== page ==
A print, made by Munch after the painting, sits at the centre of this exhibition. At its border an inscription reads: ‘I felt a great scream pass through nature.’ The emaciated figure, with eyes that look close to popping out of their sockets, is not issuing the eponymous noise, but is rather – as curator Giulia Bartrum puts it – the ‘tuning fork’ through which the shrill terror of the world vibrates.
Drama, passion, anxiety and death – these were Munch’s currency. The death of his mother when he was just five years old, and then of his sister when he was 14, haunted the troubled artist for his entire life. Here, there is a heart-rending etching of the young Johanne Sophie on her deathbed, the outline of her pale face so faint that she appears to dissolve into translucency, fading from existence. Next to her, Munch’s aunt Karen Bjølstad mourns the girl’s passing, bowed in grief. The dying child was a subject that Munch would revisit time and time again.
Left: Madonna, 1895/1902. Edvard Munch (1863-1944), Munchmuseet. Right: Edvard Munch (1863-1944). Self-Portrait, 1895. © The Trustees of the British Museum
Passion and loss stalked Munch’s life, and death and desire went hand in hand. One print depicts a beautiful young woman embracing Death with sperms and foetuses occupying the border. Childbirth, syphilis and tuberculosis were perhaps the greatest perils of the era, and Munch knew this well. Another print, deemed obscene at the time, shows an emaciated woman unveiling her ailing child, who is afflicted with congenital syphilis.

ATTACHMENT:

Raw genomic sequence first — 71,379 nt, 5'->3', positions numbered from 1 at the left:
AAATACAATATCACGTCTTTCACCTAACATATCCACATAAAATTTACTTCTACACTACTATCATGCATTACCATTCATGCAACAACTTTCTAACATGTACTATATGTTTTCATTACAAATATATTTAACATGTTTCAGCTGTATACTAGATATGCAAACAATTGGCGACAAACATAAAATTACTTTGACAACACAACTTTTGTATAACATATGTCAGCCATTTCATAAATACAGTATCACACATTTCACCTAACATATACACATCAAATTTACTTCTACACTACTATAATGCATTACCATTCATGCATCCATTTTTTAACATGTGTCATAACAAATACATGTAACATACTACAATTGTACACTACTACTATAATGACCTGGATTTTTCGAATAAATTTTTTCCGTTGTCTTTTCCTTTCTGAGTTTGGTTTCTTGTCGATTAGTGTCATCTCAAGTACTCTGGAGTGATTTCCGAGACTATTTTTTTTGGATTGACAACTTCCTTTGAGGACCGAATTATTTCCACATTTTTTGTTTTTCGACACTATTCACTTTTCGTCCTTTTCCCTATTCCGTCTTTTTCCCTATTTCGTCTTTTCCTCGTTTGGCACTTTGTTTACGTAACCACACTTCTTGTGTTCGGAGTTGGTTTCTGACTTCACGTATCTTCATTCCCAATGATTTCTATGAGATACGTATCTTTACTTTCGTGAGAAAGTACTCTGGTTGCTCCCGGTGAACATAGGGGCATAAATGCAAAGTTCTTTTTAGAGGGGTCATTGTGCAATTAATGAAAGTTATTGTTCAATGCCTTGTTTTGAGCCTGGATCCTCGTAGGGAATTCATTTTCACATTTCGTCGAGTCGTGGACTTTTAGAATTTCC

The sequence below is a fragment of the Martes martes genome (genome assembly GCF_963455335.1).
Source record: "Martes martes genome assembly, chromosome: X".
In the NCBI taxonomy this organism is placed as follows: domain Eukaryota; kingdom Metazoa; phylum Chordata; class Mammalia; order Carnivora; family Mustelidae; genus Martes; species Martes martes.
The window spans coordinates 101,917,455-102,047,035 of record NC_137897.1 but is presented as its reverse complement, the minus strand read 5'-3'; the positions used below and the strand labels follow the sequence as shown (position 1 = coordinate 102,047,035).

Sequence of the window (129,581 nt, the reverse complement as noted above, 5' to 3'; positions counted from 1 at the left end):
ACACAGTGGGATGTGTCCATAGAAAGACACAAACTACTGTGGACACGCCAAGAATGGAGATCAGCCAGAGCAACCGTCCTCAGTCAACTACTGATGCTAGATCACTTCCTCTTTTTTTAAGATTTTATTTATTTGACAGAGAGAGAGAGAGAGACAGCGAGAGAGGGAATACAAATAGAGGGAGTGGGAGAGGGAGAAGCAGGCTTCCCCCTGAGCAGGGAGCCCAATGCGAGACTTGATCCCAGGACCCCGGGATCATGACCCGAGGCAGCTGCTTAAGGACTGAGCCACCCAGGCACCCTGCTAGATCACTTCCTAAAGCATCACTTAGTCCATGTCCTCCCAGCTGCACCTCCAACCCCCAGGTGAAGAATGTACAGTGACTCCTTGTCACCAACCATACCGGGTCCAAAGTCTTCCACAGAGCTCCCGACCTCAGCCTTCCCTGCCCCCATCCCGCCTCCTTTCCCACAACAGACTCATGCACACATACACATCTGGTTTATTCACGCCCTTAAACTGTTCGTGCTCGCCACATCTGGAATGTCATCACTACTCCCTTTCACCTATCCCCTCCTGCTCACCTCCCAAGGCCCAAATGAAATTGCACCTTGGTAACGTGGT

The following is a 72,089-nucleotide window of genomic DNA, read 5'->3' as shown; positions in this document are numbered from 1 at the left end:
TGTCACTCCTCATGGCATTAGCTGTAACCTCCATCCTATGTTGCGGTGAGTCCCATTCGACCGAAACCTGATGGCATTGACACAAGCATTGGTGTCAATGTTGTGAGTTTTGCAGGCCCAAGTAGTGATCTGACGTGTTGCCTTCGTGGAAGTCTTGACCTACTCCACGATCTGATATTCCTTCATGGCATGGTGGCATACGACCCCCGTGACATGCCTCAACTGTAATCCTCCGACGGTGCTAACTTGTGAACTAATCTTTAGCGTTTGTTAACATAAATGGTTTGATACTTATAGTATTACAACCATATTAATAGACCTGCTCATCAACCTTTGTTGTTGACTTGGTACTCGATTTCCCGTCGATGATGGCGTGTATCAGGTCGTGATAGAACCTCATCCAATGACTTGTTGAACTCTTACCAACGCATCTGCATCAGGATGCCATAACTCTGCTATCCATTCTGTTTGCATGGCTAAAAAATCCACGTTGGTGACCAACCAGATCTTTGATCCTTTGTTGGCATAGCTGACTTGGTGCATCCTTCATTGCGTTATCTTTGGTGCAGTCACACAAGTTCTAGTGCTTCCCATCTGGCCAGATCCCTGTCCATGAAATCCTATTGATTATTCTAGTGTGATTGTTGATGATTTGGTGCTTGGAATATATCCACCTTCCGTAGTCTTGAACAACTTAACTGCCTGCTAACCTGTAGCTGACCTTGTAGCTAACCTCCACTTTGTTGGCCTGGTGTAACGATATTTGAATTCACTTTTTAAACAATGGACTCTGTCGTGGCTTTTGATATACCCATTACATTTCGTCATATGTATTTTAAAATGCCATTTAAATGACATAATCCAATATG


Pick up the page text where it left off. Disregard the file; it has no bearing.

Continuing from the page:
Munch was the art world’s answer to playwright Henrik Ibsen. He painted what the Norwegian writer penned for the theatre – jealousy, adultery, madness and disease. Such was their affinity, Munch was commissioned to illustrate theatre programmes for Ibsen’s plays. Also displayed here are eerie portraits of the dramatist, in which his head floats, seemingly disembodied, against the blackness of stage curtains. This recalls Munch's self-portrait at 33 years old, his face suspended against a void, a skeleton's arm placed across the bottom edge of the page. It is a memento mori, a reminder of Munch's own mortality at the dawn of a violent century.
There are also paintings here, but this exhibition is about prints. Those expecting to see The Scream rendered in oil paint will be disappointed. But Munch’s prints are in no way secondary to his other work. Lithography (images printed from sketches made on stone) was one of his favoured methods, and it so perfectly suited his strong, but trembling lines. Sometimes left in monochrome, sometimes painted over, these images convey the terrible and inescapable beauty of life.
|Edvard Munch: Love and Angst, British Museum Review
|British Museum, Great Russell St, London, WC1B 3DG | MAP
11 Apr 19 – 21 Jul 19, 10:00 AM – 6:00 PM
|Please click here for more information